When you are buying some electronic gadget that is going to be used all around the globe, ponder the following items to avoid several technical headaches.
There are two different voltages used in the world. Broadly speaking, 240V is used in Europe, Asia, Australia and Africa, and 110V in Americas and Japan. There are of course some exceptions, for example, in Brazil and Belize, both voltages are used, and in some countries the voltage is 115V or 230V. The frequency differs a little bit, too. The frequency of 240V currency is 50Hz and 110V uses 60Hz.
Make sure that every AC adapter accepts voltage in between 100-240V and both frequencies. This is the case with most of laptops and mobile phones, but PDA chargers, for example, may accept only one type of voltage. If you are not able to get universal adapter, buy a voltage converter. They are cheap but unfortunately quite heavy and sometimes unreliable.
The different voltage and frequency is not enough, but there are several different plugs used in the world. 110V countries use two or three flat bladed plugs. In some countries only two bladed plugs are used. The situation is worse with 240V countries as there are several different plugs:
- two round pins plug, used in Europe, Asia and Africa
- three round pins plug, used in Asia and Africa
- three rectangular blades plug, used in Great Britain and Commonwealth
- three oblique flat blades plug, used in Oceania
There are several minor plug types for South Africa, Lesotho, El Salvador, Maldives, and Switzerland, among others.
You can buy adapters from the airports and borrow them from hotel receptions. The most common plug types are bundled to a universal adapter, sold in travel and department stores. One solution is to buy different cords between the adapter and the socket. This is preferable if you are planning to stay longer, as adapters have tendency to fit badly to the socket or plug and thus cause unwanted breaks in electricity supply. This happens quite easily, for example, when you move your laptop in the hotel room.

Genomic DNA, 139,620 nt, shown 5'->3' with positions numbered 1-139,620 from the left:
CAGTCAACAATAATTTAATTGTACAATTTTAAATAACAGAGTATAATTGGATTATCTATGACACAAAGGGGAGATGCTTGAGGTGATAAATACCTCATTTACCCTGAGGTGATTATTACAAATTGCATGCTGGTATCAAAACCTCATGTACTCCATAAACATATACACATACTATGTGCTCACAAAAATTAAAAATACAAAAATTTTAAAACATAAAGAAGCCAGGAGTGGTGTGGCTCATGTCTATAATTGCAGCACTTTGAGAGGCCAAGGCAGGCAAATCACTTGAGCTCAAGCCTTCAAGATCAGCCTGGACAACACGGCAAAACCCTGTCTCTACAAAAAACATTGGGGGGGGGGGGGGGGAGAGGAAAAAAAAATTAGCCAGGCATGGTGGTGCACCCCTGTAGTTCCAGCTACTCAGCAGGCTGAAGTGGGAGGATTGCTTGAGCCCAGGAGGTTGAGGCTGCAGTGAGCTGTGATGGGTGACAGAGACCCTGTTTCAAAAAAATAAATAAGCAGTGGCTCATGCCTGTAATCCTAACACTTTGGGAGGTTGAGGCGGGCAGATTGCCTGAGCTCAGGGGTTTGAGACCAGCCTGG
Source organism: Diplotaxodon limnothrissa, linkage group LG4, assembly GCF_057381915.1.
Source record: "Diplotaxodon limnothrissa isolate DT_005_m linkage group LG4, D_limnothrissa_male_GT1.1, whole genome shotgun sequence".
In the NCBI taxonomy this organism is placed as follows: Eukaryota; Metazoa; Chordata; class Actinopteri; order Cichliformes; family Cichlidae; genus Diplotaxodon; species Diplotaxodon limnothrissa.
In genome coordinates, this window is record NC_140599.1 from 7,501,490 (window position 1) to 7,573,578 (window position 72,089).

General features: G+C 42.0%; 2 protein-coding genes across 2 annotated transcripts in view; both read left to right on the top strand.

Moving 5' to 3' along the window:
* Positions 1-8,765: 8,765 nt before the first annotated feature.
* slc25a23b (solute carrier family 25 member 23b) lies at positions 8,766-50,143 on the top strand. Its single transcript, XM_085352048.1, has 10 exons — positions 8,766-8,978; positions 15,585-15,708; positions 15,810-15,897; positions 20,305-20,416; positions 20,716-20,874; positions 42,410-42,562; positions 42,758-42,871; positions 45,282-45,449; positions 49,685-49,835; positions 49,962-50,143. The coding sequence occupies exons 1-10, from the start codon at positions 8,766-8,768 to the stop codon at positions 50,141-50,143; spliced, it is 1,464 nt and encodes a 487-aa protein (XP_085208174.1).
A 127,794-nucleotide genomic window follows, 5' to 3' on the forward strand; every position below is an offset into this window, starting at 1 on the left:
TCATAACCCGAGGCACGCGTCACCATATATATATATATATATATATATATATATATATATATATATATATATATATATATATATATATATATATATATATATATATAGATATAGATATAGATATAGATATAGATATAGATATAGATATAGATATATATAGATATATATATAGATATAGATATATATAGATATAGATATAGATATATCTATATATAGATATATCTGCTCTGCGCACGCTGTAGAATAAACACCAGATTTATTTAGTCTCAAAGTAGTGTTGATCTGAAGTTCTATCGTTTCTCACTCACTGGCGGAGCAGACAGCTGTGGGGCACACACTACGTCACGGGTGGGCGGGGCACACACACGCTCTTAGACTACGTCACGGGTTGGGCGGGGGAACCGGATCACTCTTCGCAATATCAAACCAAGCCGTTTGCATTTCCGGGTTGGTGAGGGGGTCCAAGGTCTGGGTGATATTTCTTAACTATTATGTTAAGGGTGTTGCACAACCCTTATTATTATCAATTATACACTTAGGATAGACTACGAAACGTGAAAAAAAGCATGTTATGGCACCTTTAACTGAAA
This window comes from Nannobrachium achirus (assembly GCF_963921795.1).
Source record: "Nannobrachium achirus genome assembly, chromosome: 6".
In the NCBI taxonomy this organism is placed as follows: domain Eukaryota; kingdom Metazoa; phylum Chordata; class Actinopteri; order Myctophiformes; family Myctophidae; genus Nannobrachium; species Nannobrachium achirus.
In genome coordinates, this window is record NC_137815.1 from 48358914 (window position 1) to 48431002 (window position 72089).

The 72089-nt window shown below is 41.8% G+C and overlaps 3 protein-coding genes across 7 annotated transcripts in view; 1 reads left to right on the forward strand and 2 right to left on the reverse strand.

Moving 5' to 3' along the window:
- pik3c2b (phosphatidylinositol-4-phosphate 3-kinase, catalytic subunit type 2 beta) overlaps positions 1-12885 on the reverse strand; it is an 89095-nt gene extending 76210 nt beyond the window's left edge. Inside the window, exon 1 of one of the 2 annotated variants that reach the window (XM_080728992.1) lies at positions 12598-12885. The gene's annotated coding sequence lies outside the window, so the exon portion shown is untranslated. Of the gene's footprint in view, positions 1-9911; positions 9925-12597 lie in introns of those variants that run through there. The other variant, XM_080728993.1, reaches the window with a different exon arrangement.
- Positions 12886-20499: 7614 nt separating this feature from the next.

As you may have guessed, telephone plugs are also different in various parts of the world. Fortunately most of the hotel telephones have a separate modem jack that is universal (RJ-11). So buy a cable whose both ends fit to the modem jack in the laptop and you are quite safe.
World has also several mobile networks. GSM is the most widely deployed, available in every continent. Japan is one of the rare countries that do not have GSM network. In some other countries, especially in Americas, the GSM coverage is limited to the bigger cities. All the other mobile networks, such as CDMA and TDMA, are more local and they cannot offer true global mobility.
To make things more complicated, GSM networks use three different frequencies: 900, 1800 and 1900 MHz. Fortunately modern phones are able to use them all and they can automatically switch to correct frequency. Check also with your local operator that they have roaming agreements for every country you are planning to visit. If the operator does not have agreement in place, your phone will be dead even if there is a network. You can only make emergency calls. Check the situation with your operator, usually the information is available on operator’s web site.